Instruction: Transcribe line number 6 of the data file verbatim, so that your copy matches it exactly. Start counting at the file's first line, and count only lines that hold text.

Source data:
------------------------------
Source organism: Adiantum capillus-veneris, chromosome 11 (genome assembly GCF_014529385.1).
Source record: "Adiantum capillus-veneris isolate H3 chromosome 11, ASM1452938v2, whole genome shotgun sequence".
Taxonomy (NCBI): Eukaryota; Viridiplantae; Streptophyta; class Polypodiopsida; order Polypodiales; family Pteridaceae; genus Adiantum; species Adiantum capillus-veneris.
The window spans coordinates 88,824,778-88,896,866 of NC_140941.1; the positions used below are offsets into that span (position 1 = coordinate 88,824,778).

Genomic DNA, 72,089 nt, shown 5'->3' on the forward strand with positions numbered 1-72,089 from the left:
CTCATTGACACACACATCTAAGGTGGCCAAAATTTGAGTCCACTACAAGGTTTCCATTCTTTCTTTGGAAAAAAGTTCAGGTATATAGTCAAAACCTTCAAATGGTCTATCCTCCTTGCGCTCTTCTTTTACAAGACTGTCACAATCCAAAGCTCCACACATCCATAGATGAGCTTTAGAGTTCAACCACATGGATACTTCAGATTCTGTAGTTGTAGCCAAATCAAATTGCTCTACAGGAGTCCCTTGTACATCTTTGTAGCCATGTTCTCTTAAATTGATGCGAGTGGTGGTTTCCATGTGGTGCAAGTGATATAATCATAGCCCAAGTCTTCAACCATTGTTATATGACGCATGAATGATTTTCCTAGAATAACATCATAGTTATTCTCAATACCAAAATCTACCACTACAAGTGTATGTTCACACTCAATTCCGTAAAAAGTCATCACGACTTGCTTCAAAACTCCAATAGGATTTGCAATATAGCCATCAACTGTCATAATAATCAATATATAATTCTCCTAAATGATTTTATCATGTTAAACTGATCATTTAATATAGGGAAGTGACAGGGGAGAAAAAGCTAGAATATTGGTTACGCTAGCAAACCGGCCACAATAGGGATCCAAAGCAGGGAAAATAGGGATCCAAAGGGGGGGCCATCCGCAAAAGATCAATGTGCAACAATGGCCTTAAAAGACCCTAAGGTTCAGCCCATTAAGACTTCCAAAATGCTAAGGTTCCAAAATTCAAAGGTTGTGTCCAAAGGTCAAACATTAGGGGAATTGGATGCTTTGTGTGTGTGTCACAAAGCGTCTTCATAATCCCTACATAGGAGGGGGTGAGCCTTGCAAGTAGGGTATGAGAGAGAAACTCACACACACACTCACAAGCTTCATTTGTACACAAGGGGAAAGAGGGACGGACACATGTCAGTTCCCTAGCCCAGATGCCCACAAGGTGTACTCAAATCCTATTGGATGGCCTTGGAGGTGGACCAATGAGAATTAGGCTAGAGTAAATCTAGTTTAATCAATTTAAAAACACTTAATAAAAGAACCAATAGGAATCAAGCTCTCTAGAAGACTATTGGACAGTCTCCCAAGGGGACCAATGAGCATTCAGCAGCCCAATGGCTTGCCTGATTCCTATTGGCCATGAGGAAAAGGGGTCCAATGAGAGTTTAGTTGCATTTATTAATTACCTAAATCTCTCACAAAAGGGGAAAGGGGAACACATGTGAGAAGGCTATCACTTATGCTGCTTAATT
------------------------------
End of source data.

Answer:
CTCATTGACACACACATCTAAGGTGGCCAAAATTTGAGTCCACTACAAGGTTTCCATTCTTTCTTTGGAAAAAAGTTCAGGTATATAGTCAAAACCTTCAAATGGTCTATCCTCCTTGCGCTCTTCTTTTACAAGACTGTCACAATCCAAAGCTCCACACATCCATAGATGAGCTTTAGAGTTCAACCACATGGATACTTCAGATTCTGTAGTTGTAGCCAAATCAAATTGCTCTACAGGAGTCCCTTGTACATCTTTGTAGCCATGTTCTCTTAAATTGATGCGAGTGGTGGTTTCCATGTGGTGCAAGTGATATAATCATAGCCCAAGTCTTCAACCATTGTTATATGACGCATGAATGATTTTCCTAGAATAACATCATAGTTATTCTCAATACCAAAATCTACCACTACAAGTGTATGTTCACACTCAATTCCGTAAAAAGTCATCACGACTTGCTTCAAAACTCCAATAGGATTTGCAATATAGCCATCAACTGTCATAATAATCAATATATAATTCTCCTAAATGATTTTATCATGTTAAACTGATCATTTAATATAGGGAAGTGACAGGGGAGAAAAAGCTAGAATATTGGTTACGCTAGCAAACCGGCCACAATAGGGATCCAAAGCAGGGAAAATAGGGATCCAAAGGGGGGGCCATCCGCAAAAGATCAATGTGCAACAATGGCCTTAAAAGACCCTAAGGTTCAGCCCATTAAGACTTCCAAAATGCTAAGGTTCCAAAATTCAAAGGTTGTGTCCAAAGGTCAAACATTAGGGGAATTGGATGCTTTGTGTGTGTGTCACAAAGCGTCTTCATAATCCCTACATAGGAGGGGGTGAGCCTTGCAAGTAGGGTATGAGAGAGAAACTCACACACACACTCACAAGCTTCATTTGTACACAAGGGGAAAGAGGGACGGACACATGTCAGTTCCCTAGCCCAGATGCCCACAAGGTGTACTCAAATCCTATTGGATGGCCTTGGAGGTGGACCAATGAGAATTAGGCTAGAGTAAATCTAGTTTAATCAATTTAAAAACACTTAATAAAAGAACCAATAGGAATCAAGCTCTCTAGAAGACTATTGGACAGTCTCCCAAGGGGACCAATGAGCATTCAGCAGCCCAATGGCTTGCCTGATTCCTATTGGCCATGAGGAAAAGGGGTCCAATGAGAGTTTAGTTGCATTTATTAATTACCTAAATCTCTCACAAAAGGGGAAAGGGGAACACATGTGAGAAGGCTATCACTTATGCTGCTTAATT